Olivia Foli, 14, grew up wanting to be in the Boy Scouts like her older brother.
Now she's going to be able to follow in his footsteps.
Friday marked a milestone in the more than 100-year history of the Boy Scouts of America (BSA): the organization now accepts girls into all of its scouting programs.
Previously, girls were invited to join their male counterparts in four of the BSA's five scouting programs: Cub Scouting, Venturing, Sea Scouting and Exploring.
With the introduction of girls into the Scouts BSA program this week, girls now have access to every scouting program open to boys. Scouts BSA is geared toward kids between 11 and 17 years old and gives them the opportunity to earn the rank of Eagle Scout.
The exact number of girls and girls-only troops that were launched within the BSA has not yet been calculated, but a spokesperson for the BSA said that the organization expects to initially welcome a couple of thousand girls. All troops will still be single gender and Scouts BSA is not co-ed, the organization said.
Olivia Foli said that after years of watching her brother, Addison, go off on his monthly scout camping trips, she felt left out.
"I kind of got jealous of him being able to do that every month," she told ABC News.
Her mother, Kim Foli, is going to be the scoutmaster for the new all-girls troop forming in their community of Gainesville, Florida.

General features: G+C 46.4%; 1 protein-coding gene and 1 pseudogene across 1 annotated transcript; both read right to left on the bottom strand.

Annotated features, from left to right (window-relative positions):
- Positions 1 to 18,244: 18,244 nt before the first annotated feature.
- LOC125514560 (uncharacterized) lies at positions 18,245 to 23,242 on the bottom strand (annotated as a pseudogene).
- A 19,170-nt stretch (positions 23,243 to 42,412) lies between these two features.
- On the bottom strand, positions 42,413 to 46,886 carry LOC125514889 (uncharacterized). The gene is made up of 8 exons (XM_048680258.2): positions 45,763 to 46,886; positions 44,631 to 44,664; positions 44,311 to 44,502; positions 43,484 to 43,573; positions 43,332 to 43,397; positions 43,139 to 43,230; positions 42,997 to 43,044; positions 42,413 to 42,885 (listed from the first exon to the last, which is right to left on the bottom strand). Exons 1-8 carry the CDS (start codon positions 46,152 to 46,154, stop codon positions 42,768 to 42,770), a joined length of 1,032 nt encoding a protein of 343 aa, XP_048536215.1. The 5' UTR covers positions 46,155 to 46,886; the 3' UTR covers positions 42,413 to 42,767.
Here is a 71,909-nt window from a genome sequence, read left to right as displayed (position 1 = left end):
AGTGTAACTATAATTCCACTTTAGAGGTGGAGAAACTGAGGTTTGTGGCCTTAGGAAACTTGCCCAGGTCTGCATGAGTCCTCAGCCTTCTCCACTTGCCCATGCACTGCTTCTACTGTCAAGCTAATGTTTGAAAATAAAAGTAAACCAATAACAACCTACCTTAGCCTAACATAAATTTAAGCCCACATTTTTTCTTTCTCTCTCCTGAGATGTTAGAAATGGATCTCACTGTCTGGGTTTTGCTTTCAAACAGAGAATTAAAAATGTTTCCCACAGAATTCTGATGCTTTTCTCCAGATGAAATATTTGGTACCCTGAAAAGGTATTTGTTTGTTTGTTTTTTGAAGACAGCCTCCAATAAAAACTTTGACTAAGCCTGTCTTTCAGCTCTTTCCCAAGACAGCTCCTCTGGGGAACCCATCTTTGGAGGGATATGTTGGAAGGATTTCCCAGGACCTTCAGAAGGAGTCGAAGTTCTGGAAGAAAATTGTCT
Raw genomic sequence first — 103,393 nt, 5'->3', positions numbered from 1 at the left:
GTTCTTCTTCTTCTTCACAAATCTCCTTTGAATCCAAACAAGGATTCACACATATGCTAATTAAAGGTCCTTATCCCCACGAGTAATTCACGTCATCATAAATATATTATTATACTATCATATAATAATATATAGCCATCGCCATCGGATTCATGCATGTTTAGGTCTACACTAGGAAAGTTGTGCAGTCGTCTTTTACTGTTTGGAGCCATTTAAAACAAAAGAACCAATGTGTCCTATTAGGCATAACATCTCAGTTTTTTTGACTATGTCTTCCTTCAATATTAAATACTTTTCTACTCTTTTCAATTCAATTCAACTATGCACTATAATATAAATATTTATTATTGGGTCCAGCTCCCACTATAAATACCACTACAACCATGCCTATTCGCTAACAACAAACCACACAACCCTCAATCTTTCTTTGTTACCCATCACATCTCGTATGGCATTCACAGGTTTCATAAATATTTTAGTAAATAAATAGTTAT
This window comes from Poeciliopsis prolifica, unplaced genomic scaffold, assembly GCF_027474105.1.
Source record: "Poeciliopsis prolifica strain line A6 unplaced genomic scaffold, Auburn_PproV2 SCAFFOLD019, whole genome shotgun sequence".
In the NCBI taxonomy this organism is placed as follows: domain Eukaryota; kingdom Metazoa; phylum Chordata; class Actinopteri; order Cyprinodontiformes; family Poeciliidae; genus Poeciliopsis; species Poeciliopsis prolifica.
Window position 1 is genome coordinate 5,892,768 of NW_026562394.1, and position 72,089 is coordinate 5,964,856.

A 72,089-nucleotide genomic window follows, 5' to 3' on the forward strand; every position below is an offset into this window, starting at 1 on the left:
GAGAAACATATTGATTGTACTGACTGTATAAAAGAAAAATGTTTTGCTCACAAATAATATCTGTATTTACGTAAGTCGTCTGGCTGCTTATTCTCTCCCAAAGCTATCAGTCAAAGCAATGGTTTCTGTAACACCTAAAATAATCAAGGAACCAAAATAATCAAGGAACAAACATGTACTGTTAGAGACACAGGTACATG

"We will look like and operate like all the other scout troops in Gainsville, but we will be operating on our own -- just girls," Kim Foli told ABC News.
She said that she's heard a lot of "confusion" and "a lot of people have been concerned" about the move to allow girls into scouting, but in her view, it's just a move to give girls the same opportunities that many boys have had for years. Her son achieved the rank of Eagle Scout, she said.
"We won't be camping together," Kim Foli said of the girls and boys in the BSA. "We won't be infiltrating boy troops or taking over boy space."
"Boys still do have their own thing," she said. "This is just opening up the gates to allow for a new challenge for girls that want it."
Michael Surbaugh, the BSA's Chief Scout Executive, said in a statement that he "could not be more excited for what this means."
"Through Scouts BSA, more young people than ever before – young women and men – will get to experience the benefits of camaraderie, confidence, resilience, trustworthiness, courage and kindness through a time-tested program that has been proven to build character and leadership," Surbaugh said in the statement.
For her part, Olivia has also been a member of the Girl Scouts, which is a completely separate organization, since she was in Daisies, which is their youngest order.
She's still a part of the Girl Scouts, and will remain one even as she joins the Boy Scouts of America, noting that "they're so different."